George Michael and David Fincher’s “Freedom! ’90” Music Video Gets a 4K Remaster

2017-11-09 Studio Daily - George Michael and David Fincher_s “Freedom! _90” Music Video Gets a 4K Remaster 03

Headjar Productions Scanned More Than 30,000 Feet of Archival Footage for Channel 4 Documentary

By Bryant Frazer / November 9, 2017
Studio Daily

An iconic music video has gotten a rare 4K remaster. As part of a documentary project for U.K. broadcaster Channel 4, director David Fincher’s promo clip for the late George Michael’s “Freedom! ’90” featuring supermodels Naomi Campbell, Linda Evangelista, Tatjana Patitz, Christy Turlington and Cindy Crawford has been rescanned from the original camera negatives at 4K on a Blackmagic Design Cintel Scanner and graded in Blackmagic DaVinci Resolve Studio to match the look of the original, NTSC-resolution music video.

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Blackmagic Cintel Scanner Used on Channel 4 George Michael Documentary

November 8, 2017
Black Magic Design

From ‘Zodiac’ to ‘Mindhunter’: 5 Visual Elements that Define David Fincher’s Cinematic Universe

Cinematographer Erik Messerschmidt breaks down how the look of Netflix’s “Mindhunter” builds on Fincher’s well-established style.

Chris O’Falt
October 19, 2017
IndieWire

David Fincher is one of the most distinctive visual storytellers working today. On his new Netflix’s show “Mindhunter,” the director’s well-established visual style and use of film language is carried throughout the entire Season 1 arc, despite Fincher having only directed four of the ten episodes himself. IndieWire recently talked the show’s principal cinematographer Erik Messerschmidt – who was once Fincher’s gaffer, and shot 90% of “Mindhunter” – about what defines the cinematic style of the great auteur and how he built off the look of “Zodiac” to create something we aren’t used to seeing on TV.

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The minds behind David Fincher’s Mindhunter

Adobe

David Fincher‘s new Netflix series is edited with an all-Adobe workflow, including Premiere Pro and After Effects, bringing VFX and editorial under one roof.

Netflix Series Mindhunter Brings Filmmaking Savvy to Episodic TV

Meagan Keane
October 23, 2017
Adobe Creative Cloud

David Fincher is known for directing many successful films, including Gone Girl, The Social Network, The Girl with the Dragon Tattoo, and The Curious Case of Benjamin Button, as well as the Netflix hit series House of Cards. With each new project, he mesmerizes audiences with his unique storytelling and visual style. His latest project, the 10-episode Netflix series Mindhunter, is no exception.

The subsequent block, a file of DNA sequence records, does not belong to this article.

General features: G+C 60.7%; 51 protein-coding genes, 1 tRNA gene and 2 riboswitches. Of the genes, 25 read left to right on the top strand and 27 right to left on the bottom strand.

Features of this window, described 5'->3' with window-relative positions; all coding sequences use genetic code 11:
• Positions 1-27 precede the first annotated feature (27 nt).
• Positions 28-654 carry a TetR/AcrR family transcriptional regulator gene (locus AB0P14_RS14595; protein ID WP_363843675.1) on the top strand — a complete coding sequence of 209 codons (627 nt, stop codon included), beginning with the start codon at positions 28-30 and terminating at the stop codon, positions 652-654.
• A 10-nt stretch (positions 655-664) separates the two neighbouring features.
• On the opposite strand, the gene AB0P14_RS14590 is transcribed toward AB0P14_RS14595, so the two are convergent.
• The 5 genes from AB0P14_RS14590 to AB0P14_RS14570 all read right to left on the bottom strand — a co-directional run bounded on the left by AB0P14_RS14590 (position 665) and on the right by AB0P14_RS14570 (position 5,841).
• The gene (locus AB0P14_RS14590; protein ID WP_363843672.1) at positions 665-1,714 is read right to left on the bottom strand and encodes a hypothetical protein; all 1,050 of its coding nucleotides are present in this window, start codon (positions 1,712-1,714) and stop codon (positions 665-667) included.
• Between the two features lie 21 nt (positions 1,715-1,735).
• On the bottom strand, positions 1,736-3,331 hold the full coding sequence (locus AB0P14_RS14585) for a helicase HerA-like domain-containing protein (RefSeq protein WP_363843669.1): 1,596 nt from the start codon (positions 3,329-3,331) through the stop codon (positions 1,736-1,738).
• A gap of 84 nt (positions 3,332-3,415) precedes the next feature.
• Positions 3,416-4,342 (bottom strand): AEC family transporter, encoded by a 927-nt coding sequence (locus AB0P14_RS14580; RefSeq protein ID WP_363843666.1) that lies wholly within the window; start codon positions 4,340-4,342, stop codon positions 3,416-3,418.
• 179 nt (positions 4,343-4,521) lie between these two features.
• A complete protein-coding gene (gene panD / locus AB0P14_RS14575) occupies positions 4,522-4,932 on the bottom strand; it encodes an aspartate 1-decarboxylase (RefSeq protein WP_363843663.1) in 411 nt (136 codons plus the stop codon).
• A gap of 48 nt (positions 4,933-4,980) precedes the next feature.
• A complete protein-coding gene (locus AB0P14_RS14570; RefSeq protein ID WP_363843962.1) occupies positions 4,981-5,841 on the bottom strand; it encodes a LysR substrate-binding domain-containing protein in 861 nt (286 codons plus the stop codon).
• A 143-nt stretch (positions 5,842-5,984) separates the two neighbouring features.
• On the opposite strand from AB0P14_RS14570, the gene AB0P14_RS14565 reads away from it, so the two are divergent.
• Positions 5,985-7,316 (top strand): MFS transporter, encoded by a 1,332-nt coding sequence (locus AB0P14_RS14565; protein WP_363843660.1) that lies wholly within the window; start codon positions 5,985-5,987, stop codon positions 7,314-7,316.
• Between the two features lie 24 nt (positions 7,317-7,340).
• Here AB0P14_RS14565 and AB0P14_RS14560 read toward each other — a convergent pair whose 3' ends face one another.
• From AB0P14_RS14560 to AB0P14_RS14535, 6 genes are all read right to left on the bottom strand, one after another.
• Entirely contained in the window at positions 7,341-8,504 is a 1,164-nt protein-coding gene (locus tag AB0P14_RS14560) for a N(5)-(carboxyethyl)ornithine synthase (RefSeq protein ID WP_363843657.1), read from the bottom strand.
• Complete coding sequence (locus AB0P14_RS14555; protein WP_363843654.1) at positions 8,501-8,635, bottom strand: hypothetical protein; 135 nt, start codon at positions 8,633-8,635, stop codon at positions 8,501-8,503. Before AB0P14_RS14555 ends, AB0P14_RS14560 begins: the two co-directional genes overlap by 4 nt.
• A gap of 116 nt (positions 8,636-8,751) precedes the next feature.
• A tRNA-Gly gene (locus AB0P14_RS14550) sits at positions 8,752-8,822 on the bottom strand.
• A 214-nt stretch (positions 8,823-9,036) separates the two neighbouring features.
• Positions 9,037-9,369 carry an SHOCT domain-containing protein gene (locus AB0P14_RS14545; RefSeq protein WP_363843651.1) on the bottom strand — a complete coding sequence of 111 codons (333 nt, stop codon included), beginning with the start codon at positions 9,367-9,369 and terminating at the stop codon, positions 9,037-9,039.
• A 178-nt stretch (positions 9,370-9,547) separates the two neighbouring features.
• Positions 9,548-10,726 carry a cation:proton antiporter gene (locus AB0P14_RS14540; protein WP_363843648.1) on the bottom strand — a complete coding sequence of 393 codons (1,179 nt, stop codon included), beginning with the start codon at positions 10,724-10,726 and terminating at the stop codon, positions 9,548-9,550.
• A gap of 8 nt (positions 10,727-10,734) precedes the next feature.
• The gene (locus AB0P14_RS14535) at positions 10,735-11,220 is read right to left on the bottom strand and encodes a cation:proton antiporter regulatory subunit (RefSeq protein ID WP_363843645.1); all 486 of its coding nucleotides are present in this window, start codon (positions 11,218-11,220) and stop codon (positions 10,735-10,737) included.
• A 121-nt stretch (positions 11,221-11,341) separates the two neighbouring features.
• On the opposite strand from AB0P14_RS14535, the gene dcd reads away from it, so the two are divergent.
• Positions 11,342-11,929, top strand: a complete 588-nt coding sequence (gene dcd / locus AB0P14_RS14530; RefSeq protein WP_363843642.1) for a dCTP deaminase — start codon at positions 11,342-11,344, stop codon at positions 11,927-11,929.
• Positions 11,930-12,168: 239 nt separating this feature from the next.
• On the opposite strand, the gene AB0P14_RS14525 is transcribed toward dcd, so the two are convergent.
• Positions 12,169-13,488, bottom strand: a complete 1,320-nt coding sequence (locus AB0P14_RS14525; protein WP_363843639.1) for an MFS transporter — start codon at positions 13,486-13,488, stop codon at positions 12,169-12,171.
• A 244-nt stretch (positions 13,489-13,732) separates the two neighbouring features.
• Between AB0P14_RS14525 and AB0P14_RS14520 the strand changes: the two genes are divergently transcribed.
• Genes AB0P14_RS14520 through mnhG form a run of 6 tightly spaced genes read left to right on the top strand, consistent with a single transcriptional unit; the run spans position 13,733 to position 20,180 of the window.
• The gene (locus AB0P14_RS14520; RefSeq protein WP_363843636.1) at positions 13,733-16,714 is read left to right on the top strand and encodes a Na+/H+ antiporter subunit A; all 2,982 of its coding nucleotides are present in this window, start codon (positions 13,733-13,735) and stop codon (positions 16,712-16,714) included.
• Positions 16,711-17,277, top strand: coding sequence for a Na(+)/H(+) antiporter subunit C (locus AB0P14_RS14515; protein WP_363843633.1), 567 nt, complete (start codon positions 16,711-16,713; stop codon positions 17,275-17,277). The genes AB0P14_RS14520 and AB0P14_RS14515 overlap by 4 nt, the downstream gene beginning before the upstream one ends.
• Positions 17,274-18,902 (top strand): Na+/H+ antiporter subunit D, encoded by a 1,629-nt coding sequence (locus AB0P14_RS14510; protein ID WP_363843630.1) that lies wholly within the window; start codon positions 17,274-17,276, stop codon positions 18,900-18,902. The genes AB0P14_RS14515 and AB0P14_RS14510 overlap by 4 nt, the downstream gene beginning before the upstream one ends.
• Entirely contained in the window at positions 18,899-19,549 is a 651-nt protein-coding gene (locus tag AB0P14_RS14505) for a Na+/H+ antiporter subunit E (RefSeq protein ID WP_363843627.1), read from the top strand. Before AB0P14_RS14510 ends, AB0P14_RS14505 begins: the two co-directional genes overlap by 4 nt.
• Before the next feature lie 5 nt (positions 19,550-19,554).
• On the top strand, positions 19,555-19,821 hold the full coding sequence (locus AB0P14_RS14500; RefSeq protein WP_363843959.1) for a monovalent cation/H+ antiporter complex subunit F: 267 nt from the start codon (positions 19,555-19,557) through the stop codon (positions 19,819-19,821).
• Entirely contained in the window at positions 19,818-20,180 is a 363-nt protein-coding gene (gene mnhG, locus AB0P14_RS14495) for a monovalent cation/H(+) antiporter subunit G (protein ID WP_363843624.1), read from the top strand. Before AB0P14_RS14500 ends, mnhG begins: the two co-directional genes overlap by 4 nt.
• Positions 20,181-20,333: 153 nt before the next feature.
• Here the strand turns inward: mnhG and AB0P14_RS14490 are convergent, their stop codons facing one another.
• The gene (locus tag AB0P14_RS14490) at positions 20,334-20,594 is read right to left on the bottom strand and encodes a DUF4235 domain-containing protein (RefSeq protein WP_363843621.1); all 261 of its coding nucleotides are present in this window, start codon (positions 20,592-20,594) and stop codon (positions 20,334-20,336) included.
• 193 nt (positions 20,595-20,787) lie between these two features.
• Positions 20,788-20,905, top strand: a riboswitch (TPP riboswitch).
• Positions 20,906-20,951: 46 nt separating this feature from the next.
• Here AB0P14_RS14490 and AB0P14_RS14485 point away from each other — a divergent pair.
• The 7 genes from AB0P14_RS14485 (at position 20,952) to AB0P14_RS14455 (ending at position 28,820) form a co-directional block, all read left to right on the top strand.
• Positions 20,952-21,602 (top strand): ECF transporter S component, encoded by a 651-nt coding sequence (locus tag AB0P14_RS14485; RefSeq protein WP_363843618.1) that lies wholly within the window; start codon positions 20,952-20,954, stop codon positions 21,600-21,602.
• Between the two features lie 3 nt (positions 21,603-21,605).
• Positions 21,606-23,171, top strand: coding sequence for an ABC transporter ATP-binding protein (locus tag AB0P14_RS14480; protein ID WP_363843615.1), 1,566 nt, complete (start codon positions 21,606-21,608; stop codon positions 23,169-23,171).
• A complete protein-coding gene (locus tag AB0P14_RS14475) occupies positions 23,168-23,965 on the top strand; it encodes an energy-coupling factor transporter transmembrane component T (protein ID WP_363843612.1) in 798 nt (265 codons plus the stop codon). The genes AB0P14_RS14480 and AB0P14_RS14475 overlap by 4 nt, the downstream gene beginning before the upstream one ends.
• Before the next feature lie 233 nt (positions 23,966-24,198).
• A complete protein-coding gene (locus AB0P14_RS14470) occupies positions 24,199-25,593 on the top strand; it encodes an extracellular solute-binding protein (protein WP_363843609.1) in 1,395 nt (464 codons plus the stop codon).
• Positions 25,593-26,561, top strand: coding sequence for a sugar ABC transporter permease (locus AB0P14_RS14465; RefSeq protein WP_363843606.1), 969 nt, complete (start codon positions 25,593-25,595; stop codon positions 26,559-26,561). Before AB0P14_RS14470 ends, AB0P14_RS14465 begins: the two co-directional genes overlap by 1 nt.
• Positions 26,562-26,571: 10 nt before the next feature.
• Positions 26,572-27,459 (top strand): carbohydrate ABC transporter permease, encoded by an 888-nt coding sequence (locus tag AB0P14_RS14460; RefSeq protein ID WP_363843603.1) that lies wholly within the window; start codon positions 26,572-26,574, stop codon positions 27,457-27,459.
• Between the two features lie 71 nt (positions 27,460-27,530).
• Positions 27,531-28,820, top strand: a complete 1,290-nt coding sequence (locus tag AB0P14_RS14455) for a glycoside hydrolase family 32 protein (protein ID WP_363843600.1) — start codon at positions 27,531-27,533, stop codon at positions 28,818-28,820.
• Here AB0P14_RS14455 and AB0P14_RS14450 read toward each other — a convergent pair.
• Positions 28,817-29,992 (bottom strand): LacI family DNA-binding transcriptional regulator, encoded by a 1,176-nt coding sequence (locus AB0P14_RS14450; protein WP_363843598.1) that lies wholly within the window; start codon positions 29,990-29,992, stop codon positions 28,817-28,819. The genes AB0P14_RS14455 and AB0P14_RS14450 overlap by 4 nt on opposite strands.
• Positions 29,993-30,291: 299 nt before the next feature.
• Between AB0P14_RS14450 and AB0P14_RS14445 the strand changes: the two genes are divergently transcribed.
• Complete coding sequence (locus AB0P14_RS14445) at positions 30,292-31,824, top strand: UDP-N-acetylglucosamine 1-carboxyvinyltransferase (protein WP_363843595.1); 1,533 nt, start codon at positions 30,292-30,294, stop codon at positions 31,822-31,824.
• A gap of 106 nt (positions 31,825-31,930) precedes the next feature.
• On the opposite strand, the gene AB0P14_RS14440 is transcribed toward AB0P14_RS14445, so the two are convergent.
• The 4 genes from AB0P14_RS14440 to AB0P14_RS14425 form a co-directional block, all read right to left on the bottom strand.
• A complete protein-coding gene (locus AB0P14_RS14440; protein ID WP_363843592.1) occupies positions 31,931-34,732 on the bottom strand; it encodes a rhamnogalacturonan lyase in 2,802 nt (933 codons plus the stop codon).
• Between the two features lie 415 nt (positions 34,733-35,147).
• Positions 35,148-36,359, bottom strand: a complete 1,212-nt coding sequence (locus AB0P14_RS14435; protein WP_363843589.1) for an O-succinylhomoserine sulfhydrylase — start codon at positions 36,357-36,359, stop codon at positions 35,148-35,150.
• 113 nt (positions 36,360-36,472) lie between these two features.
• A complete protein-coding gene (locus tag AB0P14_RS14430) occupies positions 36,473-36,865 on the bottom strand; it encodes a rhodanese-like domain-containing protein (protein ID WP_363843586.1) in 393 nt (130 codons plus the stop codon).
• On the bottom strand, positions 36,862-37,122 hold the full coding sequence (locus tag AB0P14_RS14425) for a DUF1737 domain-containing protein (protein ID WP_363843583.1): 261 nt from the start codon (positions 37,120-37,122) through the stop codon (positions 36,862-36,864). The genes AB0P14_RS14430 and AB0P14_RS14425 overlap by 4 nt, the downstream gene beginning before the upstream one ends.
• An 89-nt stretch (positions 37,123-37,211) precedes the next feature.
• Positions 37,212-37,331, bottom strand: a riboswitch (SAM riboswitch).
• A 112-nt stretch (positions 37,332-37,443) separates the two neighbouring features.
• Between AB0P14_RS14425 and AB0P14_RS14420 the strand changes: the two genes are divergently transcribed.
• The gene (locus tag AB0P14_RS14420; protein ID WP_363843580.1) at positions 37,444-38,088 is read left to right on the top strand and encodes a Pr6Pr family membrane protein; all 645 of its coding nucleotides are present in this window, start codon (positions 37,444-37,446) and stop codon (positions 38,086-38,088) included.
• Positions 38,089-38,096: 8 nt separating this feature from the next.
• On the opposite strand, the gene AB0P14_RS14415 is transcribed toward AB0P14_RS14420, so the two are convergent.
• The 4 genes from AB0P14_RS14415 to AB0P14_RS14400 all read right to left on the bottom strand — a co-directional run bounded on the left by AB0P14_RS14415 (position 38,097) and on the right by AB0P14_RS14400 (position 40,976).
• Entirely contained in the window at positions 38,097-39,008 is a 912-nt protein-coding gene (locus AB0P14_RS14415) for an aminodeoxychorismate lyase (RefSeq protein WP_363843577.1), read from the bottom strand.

One of the keys to David Fincher’s success is a talented post-production team that shares his work ethic, passion for filmmaking, and willingness to push boundaries. Peter Mavromates has served as a producer and post-production supervisor on multiple Fincher projects, while Editors Kirk Baxter and Tyler Nelson, along with Assistant Editor Billy Peake and In-house VFX Compositor Christopher Doulgeris, are all veterans on the team.

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Why You See a Face in the Bloody ‘Mindhunter’ Inkblot

By Lucy Huang
on June 17, 2017
Inverse (Science & Chill)

Droplets of blood fall and bloom in the trailer for the upcoming Netflix psychological thriller series Mindhunter. Between shots from the show, which will explore the FBI’s partnership with serial killers when it premieres on October 13, the drops expand and gather into symmetrical blotches, forming the well-known shapes of a Rorschach test. For some viewers, they may seem to pool, eventually, into a very familiar pattern. If you start seeing an agonized face in the crimson splotch, you’re not the only one.

The Rorschach test was developed in 1918 by Swiss psychologist Hermann Rorschach, who made the ink blots himself by dribbling ink onto paper and folding them in half. Rorschach, who believed the test could help psychologists understand their patient’s perception and mental grasp, asked people what they saw in the blots and then analyzed their responses. What he was really doing was exploiting a natural phenomenon called pareidolia, which occurs every time we see things that aren’t actually there.

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MINDHUNTER Production Notes

MINDHUNTER, A NETFLIX ORIGINAL SERIES

By Netflix Media Center

David Fincher returns to Netflix with MINDHUNTER, a rigorous study of the damaged psyches of serial killers and the innovative FBI Agents who attempt to understand and catch them.

Fincher made his Netflix debut with the Emmy ®- and Golden Globe ® -winning political drama House of Cards and his return to long-form storytelling is highly anticipated.

MINDHUNTER follows ambitious FBI agent Holden Ford (Jonathan Groff) as he struggles to comprehend incarcerated killers, so that he might use this knowledge to catch others.